Spent the day taking a load of teenagers paint balling up in the foothills near where we live. Myself, I'm too old and slow for this game, but I can be the chauffeur.
Here the teenagers are as they should be - tired and hungry after getting themselves pelted with paint balls all day long.
While they did that, I took off in the opposite direction for a walk. The foothills are really nice this time of year, with cool weather and green grass. I stampeded a small band of cattle off this hill, as they apparently weren't used to seeing some middle aged guy puff up to them to say hello.
Later, at the crest of one small rise, I noticed that there was an Indian grinding hole in the rock at my feet, which you can see below. The local Mi Woks picked a great spot to mash acorns into paste, as the view was fantastic. I noticed three grinding holes altogether, one of which was almost invisible from filling up with dirt over the last 160 years or so.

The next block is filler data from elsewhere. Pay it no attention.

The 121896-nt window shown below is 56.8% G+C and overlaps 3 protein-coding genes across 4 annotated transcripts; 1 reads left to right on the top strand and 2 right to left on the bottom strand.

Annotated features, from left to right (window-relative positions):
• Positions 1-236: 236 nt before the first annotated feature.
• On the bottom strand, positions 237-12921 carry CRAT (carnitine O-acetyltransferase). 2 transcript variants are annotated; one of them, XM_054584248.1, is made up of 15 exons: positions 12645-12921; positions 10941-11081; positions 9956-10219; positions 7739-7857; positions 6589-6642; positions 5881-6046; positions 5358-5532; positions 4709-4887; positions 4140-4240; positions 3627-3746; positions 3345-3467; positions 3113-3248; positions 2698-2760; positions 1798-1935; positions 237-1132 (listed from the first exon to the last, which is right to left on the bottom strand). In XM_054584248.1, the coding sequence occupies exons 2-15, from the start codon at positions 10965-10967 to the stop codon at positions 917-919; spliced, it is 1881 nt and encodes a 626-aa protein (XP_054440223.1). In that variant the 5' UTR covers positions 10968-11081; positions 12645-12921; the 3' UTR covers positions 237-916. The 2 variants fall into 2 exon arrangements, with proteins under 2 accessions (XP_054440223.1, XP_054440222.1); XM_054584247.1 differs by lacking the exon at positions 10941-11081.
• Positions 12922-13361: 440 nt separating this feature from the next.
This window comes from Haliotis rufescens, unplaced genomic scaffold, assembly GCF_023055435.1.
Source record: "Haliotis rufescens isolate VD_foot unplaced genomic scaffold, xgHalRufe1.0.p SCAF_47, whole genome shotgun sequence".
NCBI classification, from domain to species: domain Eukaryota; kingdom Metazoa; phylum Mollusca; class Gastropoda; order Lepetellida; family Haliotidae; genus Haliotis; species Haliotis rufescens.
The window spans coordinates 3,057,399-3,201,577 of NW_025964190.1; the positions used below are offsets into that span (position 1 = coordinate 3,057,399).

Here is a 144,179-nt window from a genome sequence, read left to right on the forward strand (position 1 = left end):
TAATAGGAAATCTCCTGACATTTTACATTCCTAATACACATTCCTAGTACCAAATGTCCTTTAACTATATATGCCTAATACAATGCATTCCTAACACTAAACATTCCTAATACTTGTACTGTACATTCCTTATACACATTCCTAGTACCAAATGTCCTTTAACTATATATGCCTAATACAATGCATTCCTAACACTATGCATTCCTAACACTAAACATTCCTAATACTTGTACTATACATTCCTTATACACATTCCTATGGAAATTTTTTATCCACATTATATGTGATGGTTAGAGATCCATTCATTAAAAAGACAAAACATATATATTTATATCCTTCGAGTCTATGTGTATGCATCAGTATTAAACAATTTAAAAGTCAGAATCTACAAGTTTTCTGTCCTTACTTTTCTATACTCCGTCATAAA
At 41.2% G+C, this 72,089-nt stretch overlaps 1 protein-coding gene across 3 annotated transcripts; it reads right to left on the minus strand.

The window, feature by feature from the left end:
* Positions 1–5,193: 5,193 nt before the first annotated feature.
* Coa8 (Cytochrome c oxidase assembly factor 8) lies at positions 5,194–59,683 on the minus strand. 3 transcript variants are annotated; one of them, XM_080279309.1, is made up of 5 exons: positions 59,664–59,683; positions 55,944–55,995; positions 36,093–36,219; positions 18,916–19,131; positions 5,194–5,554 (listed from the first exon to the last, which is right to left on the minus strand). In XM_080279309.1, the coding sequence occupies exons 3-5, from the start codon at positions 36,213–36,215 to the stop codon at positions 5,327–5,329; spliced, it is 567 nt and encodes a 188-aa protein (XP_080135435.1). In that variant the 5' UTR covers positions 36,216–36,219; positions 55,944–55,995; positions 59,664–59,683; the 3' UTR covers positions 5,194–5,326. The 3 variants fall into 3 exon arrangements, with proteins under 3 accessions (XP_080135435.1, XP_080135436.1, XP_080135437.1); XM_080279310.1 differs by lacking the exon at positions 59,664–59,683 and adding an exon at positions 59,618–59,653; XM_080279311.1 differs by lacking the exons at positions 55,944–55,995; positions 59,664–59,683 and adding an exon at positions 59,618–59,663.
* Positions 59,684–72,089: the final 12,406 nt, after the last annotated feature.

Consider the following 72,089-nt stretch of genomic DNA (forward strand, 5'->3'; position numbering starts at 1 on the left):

Since this spot is remote in the sense that no one likely wanders by for years at a time, I decided to sniff around for the pestles, and lo and behold, I found two of them! Here is the best one, which I placed next to the hole it probably worked in a century and a half ago. It was probably last handled by the dusky maiden that set it down after using it to make acorn paste, and wandered away with the tribe, never to return.
Later, when the teenagers got home, they didn't have to pound their own food out of a hole in the rocks, but rather feasted on thick crust pizza their mother had ready when they trudged through the front door, exhausted. Both they and I considered it a great day, although for different reasons.